PLAINS, Georgia -- President Joe Biden and first lady Jill Biden met with former President Jimmy Carter and former first lady Rosalynn Carter at the Carters' Plains, Georgia, home on Thursday.
The visit, which lasted about an hour, marked the first time the couples had met in person since Biden became president, since the Carters did not attend Biden's inauguration in January because of the coronavirus pandemic.
The press did not go inside the private meeting, but at the end of their visit, Rosalynn Carter was seen walking outside to say goodbye to the Bidens.
"It was great to see President Carter," Biden said before departing Georgia. "It reminded me that I was the first person to endorse him outside of Georgia. And we sat and talked about the old days and he introduced me to a friend of his, a reverend he wanted me to get to know, and Rosalynn was great, too. We just had a nice time. We're old friends."
Biden also said Carter's health was improving.
"His health has gotten better. It's amazing. It's bouncing back and we talked a little bit about cancer research, a few other things," he said.
The President also participated in a drive-in car rally in Duluth while he was in Georgia, part of his travel blitz to directly sell his policy proposals to the American public.
Ahead of the meeting the White House described the visit as a quick "stop by and say hello" by the Bidens.
"The President and the first lady have a longstanding friendship with President Carter and Mrs. Carter. President Biden actually spoke to them, President Carter, the night before inauguration. As we all know, they were not able to attend. ... They had said on that call that they would try to connect after the inauguration, and since they were both in Georgia they wanted to stop by and say hello," principal deputy press secretary Karine Jean-Pierre told reporters aboard Air Force One ahead of the Georgia visit.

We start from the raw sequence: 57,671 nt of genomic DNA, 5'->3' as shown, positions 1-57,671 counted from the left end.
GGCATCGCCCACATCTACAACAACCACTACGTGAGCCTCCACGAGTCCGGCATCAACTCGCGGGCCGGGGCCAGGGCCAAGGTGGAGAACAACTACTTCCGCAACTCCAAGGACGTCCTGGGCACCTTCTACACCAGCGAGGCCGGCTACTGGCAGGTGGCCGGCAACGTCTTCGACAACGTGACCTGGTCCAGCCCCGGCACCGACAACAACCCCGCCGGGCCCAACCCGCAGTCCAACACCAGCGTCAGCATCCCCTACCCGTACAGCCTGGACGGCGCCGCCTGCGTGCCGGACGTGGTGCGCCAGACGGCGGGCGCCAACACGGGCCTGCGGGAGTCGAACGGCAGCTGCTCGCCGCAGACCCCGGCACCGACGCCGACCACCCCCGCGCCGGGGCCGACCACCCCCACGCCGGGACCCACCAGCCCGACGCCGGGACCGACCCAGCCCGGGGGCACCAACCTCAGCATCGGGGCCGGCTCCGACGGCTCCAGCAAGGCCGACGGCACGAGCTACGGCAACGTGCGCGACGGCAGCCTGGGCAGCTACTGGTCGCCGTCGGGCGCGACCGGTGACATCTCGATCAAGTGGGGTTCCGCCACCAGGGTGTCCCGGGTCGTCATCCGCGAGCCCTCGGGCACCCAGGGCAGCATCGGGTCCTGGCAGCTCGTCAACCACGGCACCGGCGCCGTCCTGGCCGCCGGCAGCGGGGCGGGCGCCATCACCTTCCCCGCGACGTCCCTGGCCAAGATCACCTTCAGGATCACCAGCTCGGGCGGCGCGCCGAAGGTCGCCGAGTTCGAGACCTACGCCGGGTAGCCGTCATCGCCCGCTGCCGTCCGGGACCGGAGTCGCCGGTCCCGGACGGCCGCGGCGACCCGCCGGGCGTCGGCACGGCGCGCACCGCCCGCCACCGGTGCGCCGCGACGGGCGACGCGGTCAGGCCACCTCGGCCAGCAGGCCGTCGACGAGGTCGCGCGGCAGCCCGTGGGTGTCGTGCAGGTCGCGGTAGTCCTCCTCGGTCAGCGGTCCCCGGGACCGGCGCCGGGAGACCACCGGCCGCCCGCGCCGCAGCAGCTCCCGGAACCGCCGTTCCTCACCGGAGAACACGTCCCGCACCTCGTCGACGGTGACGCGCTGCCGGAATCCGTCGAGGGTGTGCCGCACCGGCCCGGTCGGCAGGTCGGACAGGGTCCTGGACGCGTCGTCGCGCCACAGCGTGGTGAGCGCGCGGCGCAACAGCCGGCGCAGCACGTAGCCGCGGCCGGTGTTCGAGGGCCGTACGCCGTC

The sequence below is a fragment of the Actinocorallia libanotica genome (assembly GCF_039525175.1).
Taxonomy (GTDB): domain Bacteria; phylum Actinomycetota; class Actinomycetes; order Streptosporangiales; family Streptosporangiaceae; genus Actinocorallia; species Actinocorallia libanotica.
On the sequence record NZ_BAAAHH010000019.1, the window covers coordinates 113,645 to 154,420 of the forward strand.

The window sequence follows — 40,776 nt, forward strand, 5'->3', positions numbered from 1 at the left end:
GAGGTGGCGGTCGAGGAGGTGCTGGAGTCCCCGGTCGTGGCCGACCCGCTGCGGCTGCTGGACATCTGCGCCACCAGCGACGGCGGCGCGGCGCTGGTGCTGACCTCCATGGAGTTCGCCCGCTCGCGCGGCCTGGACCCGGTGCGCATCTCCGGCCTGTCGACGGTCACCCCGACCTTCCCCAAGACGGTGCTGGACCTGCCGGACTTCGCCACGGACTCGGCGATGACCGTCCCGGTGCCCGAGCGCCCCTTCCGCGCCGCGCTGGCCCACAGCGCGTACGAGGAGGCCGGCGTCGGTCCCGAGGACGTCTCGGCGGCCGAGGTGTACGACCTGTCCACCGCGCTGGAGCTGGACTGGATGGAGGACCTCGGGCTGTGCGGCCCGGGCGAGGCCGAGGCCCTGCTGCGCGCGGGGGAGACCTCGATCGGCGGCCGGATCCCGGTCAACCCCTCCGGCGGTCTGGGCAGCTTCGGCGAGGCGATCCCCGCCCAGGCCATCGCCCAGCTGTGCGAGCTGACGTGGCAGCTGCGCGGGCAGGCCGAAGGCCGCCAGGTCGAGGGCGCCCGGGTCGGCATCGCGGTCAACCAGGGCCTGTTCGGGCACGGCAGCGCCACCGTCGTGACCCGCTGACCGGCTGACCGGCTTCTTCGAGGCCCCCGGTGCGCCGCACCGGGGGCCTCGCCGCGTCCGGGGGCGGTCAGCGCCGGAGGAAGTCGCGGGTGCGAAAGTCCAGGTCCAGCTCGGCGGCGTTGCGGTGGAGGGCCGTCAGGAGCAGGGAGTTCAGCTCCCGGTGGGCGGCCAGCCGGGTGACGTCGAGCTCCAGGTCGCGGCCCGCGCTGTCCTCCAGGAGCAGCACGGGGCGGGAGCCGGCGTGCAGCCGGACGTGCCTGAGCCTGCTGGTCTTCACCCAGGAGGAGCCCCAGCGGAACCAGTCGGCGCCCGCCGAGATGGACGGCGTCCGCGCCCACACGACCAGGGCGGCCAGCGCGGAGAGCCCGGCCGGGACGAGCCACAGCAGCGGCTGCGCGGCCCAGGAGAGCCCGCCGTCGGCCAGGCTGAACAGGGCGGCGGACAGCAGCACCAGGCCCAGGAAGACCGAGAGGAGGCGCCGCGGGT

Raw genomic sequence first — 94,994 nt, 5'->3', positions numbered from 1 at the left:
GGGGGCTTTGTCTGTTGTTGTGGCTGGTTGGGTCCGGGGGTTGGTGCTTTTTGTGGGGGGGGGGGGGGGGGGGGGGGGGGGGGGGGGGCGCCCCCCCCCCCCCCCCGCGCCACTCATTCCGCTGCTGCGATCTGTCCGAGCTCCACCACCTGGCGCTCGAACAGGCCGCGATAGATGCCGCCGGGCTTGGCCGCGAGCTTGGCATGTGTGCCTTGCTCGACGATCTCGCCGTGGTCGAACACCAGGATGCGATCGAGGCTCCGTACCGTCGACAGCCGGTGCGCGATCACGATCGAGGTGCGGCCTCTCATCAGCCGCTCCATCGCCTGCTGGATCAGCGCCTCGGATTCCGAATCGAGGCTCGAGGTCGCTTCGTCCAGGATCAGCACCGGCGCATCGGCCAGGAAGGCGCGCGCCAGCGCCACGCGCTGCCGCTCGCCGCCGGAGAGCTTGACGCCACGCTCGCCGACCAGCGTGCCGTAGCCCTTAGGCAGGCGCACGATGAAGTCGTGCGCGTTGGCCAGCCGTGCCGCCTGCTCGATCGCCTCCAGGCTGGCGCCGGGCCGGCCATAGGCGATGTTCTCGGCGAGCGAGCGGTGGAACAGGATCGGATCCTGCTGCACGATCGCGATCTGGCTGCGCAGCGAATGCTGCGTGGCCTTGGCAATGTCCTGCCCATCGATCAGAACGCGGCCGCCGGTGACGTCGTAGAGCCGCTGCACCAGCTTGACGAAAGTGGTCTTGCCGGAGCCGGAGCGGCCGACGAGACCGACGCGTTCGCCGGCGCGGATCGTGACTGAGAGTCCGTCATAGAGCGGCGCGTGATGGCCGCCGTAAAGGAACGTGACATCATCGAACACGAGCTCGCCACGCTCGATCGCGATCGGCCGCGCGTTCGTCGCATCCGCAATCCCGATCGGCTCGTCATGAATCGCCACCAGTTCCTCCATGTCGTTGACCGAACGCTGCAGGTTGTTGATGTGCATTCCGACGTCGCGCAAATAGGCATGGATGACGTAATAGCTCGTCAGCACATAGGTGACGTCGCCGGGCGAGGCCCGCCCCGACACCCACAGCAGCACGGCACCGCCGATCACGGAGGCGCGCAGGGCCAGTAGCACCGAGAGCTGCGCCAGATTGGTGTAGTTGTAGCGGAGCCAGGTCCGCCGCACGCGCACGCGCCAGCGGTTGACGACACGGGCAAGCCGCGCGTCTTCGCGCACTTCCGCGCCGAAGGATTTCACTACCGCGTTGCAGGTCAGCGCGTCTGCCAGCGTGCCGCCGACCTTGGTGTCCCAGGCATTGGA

Carter's partner in the White House, former Vice President Walter Mondale, died last week in Minneapolis, but Jean-Pierre said the visit was not planned in light of his death.
Presidents Carter and Biden have a longstanding relationship.
Biden's inauguration was the first one Carter had missed since his own swearing-in in 1977. But Biden saluted him for "his lifetime of service" in his speech.
And more recently, Biden participated in a tribute to the Carters as part of the upcoming premiere of the new documentary "Carterland," which is set to debut at the Atlanta Film Festival this weekend.
"President Carter, you've shown us what we can be as individuals, as a nation -- courageous, compassionate and humble," Biden said during the pre-taped tribute. "And Mrs. Carter, Rosalynn, as first lady and ever since, you've done much to advance and address so many of society's greatest needs."
Carter has maintained an active post-presidency, even into his 90s, with a particular focus on global health issues and helping those in need. He was the only former president who maintained a working relationship with the Trump administration, specifically on issues related to North Korea and China.
The-CNN-Wire & 2021 Cable News Network, Inc., a WarnerMedia Company. All rights reserved.